If Malaria's the Problem, DDT's Not the Only Answer
In the pantheon of poisons, DDT occupies a special place. It's the only pesticide celebrated with a Nobel Prize: Swiss chemist Paul Mueller won in 1948 for having discovered its insecticidal properties. But it's also the only pesticide condemned in pop song lyrics -- Joni Mitchell's famous "Hey, farmer, farmer put away your DDT now" -- for damaging the environment. Banned in the United States more than 30 years ago, it remains America's best known toxic substance. Like some sort of rap star, it's known just by its initials; it's the Notorious B.I.G. of pesticides.
Now DDT is making headlines again. Many African governments are calling for access to the pesticide, believing that it's their best hope against malaria, a disease that infects more than 300 million people worldwide a year and kills at least 3 million, a large proportion of them children. And this has raised a controversy of Solomonic dimensions, pitting environmentalists against advocates of DDT use.
The dispute between them centers on whether the potential benefits of reducing malaria transmission outweigh the potential risks to the environment. But the problem isn't that simple. This is a dispute in which science should play a significant role, but what science tells us is that DDT is neither the ultimate pesticide nor the ultimate poison, and that the lessons of the past are being ignored in today's discussion.
The United Nations Environment Program has identified DDT as a persistent organic pollutant that can cause environmental harm and lists it as one of a "dirty dozen" whose use is scheduled for worldwide reduction or elimination. But some DDT advocates have resorted to anti-environmentalist drama to make their case for its use in Africa.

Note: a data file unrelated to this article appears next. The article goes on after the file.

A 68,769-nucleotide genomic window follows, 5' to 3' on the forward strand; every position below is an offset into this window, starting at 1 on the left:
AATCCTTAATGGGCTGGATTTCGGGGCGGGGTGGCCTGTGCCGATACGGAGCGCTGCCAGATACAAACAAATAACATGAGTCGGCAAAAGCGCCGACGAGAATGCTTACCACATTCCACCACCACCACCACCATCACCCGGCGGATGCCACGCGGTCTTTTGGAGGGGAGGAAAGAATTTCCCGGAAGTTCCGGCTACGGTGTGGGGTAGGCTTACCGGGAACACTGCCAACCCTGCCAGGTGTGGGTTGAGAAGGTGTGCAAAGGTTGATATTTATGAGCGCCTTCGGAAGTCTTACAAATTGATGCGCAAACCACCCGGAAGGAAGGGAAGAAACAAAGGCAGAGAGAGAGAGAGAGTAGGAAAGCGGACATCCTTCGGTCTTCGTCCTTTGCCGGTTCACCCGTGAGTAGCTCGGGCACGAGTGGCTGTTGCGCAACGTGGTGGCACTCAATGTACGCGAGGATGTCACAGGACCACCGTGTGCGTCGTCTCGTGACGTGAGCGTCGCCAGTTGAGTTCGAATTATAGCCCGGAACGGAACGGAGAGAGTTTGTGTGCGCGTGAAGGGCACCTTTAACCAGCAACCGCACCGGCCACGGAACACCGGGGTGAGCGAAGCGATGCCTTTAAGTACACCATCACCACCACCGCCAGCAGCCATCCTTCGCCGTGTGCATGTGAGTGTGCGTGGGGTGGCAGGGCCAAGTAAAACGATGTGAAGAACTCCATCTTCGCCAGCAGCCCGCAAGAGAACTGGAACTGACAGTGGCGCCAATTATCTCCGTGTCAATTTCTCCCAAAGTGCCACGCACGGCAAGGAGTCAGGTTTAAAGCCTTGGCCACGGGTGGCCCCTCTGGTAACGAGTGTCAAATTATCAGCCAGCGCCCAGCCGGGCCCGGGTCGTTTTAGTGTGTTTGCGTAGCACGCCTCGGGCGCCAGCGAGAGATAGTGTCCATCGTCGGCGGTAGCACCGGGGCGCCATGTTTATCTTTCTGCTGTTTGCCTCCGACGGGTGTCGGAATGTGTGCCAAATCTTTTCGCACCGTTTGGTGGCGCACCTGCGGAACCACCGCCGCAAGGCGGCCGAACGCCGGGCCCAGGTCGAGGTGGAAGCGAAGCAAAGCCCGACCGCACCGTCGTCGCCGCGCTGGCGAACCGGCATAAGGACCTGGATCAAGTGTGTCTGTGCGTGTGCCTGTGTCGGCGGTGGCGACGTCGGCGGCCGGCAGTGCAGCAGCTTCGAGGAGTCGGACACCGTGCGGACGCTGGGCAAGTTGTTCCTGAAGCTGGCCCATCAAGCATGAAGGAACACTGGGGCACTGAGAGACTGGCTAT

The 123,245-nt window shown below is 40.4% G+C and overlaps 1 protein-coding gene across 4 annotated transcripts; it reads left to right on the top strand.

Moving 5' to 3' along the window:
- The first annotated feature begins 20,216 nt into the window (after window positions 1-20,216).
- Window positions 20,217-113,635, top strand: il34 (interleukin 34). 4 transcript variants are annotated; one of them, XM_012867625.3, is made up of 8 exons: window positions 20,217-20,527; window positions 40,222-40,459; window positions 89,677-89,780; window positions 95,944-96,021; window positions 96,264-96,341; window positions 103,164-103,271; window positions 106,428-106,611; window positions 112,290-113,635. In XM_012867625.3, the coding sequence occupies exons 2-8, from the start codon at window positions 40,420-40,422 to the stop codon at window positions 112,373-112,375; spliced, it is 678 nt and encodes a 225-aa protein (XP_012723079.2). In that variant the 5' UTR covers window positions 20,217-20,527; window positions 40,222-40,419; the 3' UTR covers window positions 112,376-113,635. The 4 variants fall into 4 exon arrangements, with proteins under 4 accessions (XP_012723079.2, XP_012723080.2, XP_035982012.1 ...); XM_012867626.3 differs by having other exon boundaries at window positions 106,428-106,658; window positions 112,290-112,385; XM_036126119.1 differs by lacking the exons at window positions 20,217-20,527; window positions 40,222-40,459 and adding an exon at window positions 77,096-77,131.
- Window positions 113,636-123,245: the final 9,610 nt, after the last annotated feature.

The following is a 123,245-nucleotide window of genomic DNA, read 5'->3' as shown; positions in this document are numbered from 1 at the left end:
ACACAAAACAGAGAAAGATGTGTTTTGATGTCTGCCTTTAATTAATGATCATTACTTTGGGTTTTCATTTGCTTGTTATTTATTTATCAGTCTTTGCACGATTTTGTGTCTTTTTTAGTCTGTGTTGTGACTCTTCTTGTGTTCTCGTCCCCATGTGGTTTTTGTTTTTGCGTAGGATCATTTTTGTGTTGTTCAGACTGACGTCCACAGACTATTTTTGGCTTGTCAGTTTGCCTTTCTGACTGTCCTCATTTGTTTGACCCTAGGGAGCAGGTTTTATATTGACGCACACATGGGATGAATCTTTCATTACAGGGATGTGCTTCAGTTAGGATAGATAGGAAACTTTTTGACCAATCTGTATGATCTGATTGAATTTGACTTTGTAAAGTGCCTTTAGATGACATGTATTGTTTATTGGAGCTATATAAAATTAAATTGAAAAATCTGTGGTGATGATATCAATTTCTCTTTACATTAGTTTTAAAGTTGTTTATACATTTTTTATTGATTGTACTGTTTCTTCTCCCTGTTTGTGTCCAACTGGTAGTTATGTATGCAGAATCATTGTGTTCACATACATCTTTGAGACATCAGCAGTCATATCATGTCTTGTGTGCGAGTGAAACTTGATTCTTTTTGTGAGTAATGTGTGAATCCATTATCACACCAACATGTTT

They have accused environmental activists of having "blood on their hands" and causing more than 50 million "needless deaths" by enforcing DDT bans in developing nations. In his best-selling anti-environmentalist novel "State of Fear," Michael Crichton writes that a ban on using DDT to control malaria "has killed more people than Hitler."
Such statements make good copy, but in reality, chemicals do not wear white hats or black hats, and scientists know that there really are no miracles.
Malaria is caused by a protozoan parasite that is transmitted by mosquitoes. For decades, there have been two major strategies for curbing the disease: killing the infectious agent or killing the carrier. Reliably killing the protozoan has proved difficult; many older drugs are no longer effective, new ones are prohibitively expensive, and delivering and administering drugs to the susceptible populace presents daunting challenges. Killing the carrier has long been an attractive alternative.